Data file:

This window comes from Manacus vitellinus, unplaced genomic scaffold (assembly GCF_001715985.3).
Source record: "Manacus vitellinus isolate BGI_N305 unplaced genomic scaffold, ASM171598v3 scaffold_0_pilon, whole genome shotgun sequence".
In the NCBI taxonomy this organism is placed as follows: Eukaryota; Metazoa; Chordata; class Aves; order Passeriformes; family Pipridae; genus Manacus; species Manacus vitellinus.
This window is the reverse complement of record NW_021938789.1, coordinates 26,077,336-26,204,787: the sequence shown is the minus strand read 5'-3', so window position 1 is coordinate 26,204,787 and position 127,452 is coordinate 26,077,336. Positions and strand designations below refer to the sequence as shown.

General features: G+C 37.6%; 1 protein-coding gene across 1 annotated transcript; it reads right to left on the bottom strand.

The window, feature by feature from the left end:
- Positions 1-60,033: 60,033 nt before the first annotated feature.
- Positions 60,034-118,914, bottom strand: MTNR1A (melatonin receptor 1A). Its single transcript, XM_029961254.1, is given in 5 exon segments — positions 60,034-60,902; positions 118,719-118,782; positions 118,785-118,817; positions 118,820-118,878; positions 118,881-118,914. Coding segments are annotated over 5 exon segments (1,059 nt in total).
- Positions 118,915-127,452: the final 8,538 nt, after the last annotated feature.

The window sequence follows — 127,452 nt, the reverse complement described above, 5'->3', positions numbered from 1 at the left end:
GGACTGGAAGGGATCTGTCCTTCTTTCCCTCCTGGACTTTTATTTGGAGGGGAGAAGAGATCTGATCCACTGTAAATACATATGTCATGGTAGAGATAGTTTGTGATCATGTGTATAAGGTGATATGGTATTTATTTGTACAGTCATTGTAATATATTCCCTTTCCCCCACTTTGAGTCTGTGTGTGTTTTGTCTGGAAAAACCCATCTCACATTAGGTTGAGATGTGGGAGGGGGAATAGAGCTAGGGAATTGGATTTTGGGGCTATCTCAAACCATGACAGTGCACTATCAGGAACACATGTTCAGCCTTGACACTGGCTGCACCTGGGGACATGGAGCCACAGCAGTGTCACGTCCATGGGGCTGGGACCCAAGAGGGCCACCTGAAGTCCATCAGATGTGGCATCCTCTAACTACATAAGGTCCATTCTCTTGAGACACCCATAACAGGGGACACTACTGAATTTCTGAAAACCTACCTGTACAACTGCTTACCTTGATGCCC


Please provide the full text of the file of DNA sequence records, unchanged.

This window comes from Manacus vitellinus, unplaced genomic scaffold (assembly GCF_001715985.3).
Source record: "Manacus vitellinus isolate BGI_N305 unplaced genomic scaffold, ASM171598v3 scaffold_0_pilon, whole genome shotgun sequence".
In the NCBI taxonomy this organism is placed as follows: Eukaryota; Metazoa; Chordata; class Aves; order Passeriformes; family Pipridae; genus Manacus; species Manacus vitellinus.
This window is the reverse complement of record NW_021938789.1, coordinates 26,077,336-26,204,787: the sequence shown is the minus strand read 5'-3', so window position 1 is coordinate 26,204,787 and position 127,452 is coordinate 26,077,336. Positions and strand designations below refer to the sequence as shown.

General features: G+C 37.6%; 1 protein-coding gene across 1 annotated transcript; it reads right to left on the bottom strand.

The window, feature by feature from the left end:
- Positions 1-60,033: 60,033 nt before the first annotated feature.
- Positions 60,034-118,914, bottom strand: MTNR1A (melatonin receptor 1A). Its single transcript, XM_029961254.1, is given in 5 exon segments — positions 60,034-60,902; positions 118,719-118,782; positions 118,785-118,817; positions 118,820-118,878; positions 118,881-118,914. Coding segments are annotated over 5 exon segments (1,059 nt in total).
- Positions 118,915-127,452: the final 8,538 nt, after the last annotated feature.

The window sequence follows — 127,452 nt, the reverse complement described above, 5'->3', positions numbered from 1 at the left end:
GGACTGGAAGGGATCTGTCCTTCTTTCCCTCCTGGACTTTTATTTGGAGGGGAGAAGAGATCTGATCCACTGTAAATACATATGTCATGGTAGAGATAGTTTGTGATCATGTGTATAAGGTGATATGGTATTTATTTGTACAGTCATTGTAATATATTCCCTTTCCCCCACTTTGAGTCTGTGTGTGTTTTGTCTGGAAAAACCCATCTCACATTAGGTTGAGATGTGGGAGGGGGAATAGAGCTAGGGAATTGGATTTTGGGGCTATCTCAAACCATGACAGTGCACTATCAGGAACACATGTTCAGCCTTGACACTGGCTGCACCTGGGGACATGGAGCCACAGCAGTGTCACGTCCATGGGGCTGGGACCCAAGAGGGCCACCTGAAGTCCATCAGATGTGGCATCCTCTAACTACATAAGGTCCATTCTCTTGAGACACCCATAACAGGGGACACTACTGAATTTCTGAAAACCTACCTGTACAACTGCTTACCTTGATGCCC